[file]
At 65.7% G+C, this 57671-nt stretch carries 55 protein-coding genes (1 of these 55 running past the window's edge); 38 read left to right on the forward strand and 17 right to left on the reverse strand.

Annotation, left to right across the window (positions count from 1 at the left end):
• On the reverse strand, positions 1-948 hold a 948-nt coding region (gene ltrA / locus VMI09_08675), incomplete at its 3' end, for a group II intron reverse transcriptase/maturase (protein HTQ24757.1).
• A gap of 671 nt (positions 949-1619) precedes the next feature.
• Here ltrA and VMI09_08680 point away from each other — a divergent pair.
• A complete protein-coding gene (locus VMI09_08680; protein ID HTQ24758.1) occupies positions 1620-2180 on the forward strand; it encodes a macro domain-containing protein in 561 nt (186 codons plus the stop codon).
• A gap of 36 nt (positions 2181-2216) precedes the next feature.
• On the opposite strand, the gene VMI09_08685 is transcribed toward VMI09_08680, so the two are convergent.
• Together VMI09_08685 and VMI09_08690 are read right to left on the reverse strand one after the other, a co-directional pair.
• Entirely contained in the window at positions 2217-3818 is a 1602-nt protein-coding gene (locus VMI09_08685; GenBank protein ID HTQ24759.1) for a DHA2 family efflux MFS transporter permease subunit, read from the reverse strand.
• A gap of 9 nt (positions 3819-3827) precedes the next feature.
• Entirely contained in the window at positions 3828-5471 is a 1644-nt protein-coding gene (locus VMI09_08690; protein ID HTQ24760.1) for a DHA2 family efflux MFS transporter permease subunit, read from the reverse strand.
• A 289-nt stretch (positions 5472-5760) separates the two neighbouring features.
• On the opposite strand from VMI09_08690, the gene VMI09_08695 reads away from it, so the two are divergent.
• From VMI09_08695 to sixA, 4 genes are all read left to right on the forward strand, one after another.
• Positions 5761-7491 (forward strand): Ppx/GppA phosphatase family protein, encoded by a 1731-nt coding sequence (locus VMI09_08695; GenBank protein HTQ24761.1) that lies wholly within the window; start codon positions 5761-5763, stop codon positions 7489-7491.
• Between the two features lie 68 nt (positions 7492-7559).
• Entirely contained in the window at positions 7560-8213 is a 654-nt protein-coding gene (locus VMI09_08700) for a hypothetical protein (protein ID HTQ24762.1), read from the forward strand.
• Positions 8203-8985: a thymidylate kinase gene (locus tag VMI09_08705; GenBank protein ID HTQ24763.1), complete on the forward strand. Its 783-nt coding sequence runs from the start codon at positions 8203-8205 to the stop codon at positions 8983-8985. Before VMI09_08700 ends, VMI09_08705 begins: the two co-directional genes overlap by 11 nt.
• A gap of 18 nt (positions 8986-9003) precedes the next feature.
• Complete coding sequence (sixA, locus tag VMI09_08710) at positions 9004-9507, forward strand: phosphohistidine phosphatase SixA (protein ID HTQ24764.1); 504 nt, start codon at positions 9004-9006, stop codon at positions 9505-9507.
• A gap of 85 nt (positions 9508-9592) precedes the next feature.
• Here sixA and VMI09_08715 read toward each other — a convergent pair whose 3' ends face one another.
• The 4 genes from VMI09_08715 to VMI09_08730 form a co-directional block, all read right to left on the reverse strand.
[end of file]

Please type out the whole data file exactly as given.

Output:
At 65.7% G+C, this 57671-nt stretch carries 55 protein-coding genes (1 of these 55 running past the window's edge); 38 read left to right on the forward strand and 17 right to left on the reverse strand.

Annotation, left to right across the window (positions count from 1 at the left end):
• On the reverse strand, positions 1-948 hold a 948-nt coding region (gene ltrA / locus VMI09_08675), incomplete at its 3' end, for a group II intron reverse transcriptase/maturase (protein HTQ24757.1).
• A gap of 671 nt (positions 949-1619) precedes the next feature.
• Here ltrA and VMI09_08680 point away from each other — a divergent pair.
• A complete protein-coding gene (locus VMI09_08680; protein ID HTQ24758.1) occupies positions 1620-2180 on the forward strand; it encodes a macro domain-containing protein in 561 nt (186 codons plus the stop codon).
• A gap of 36 nt (positions 2181-2216) precedes the next feature.
• On the opposite strand, the gene VMI09_08685 is transcribed toward VMI09_08680, so the two are convergent.
• Together VMI09_08685 and VMI09_08690 are read right to left on the reverse strand one after the other, a co-directional pair.
• Entirely contained in the window at positions 2217-3818 is a 1602-nt protein-coding gene (locus VMI09_08685; GenBank protein ID HTQ24759.1) for a DHA2 family efflux MFS transporter permease subunit, read from the reverse strand.
• A gap of 9 nt (positions 3819-3827) precedes the next feature.
• Entirely contained in the window at positions 3828-5471 is a 1644-nt protein-coding gene (locus VMI09_08690; protein ID HTQ24760.1) for a DHA2 family efflux MFS transporter permease subunit, read from the reverse strand.
• A 289-nt stretch (positions 5472-5760) separates the two neighbouring features.
• On the opposite strand from VMI09_08690, the gene VMI09_08695 reads away from it, so the two are divergent.
• From VMI09_08695 to sixA, 4 genes are all read left to right on the forward strand, one after another.
• Positions 5761-7491 (forward strand): Ppx/GppA phosphatase family protein, encoded by a 1731-nt coding sequence (locus VMI09_08695; GenBank protein HTQ24761.1) that lies wholly within the window; start codon positions 5761-5763, stop codon positions 7489-7491.
• Between the two features lie 68 nt (positions 7492-7559).
• Entirely contained in the window at positions 7560-8213 is a 654-nt protein-coding gene (locus VMI09_08700) for a hypothetical protein (protein ID HTQ24762.1), read from the forward strand.
• Positions 8203-8985: a thymidylate kinase gene (locus tag VMI09_08705; GenBank protein ID HTQ24763.1), complete on the forward strand. Its 783-nt coding sequence runs from the start codon at positions 8203-8205 to the stop codon at positions 8983-8985. Before VMI09_08700 ends, VMI09_08705 begins: the two co-directional genes overlap by 11 nt.
• A gap of 18 nt (positions 8986-9003) precedes the next feature.
• Complete coding sequence (sixA, locus tag VMI09_08710) at positions 9004-9507, forward strand: phosphohistidine phosphatase SixA (protein ID HTQ24764.1); 504 nt, start codon at positions 9004-9006, stop codon at positions 9505-9507.
• A gap of 85 nt (positions 9508-9592) precedes the next feature.
• Here sixA and VMI09_08715 read toward each other — a convergent pair whose 3' ends face one another.
• The 4 genes from VMI09_08715 to VMI09_08730 form a co-directional block, all read right to left on the reverse strand.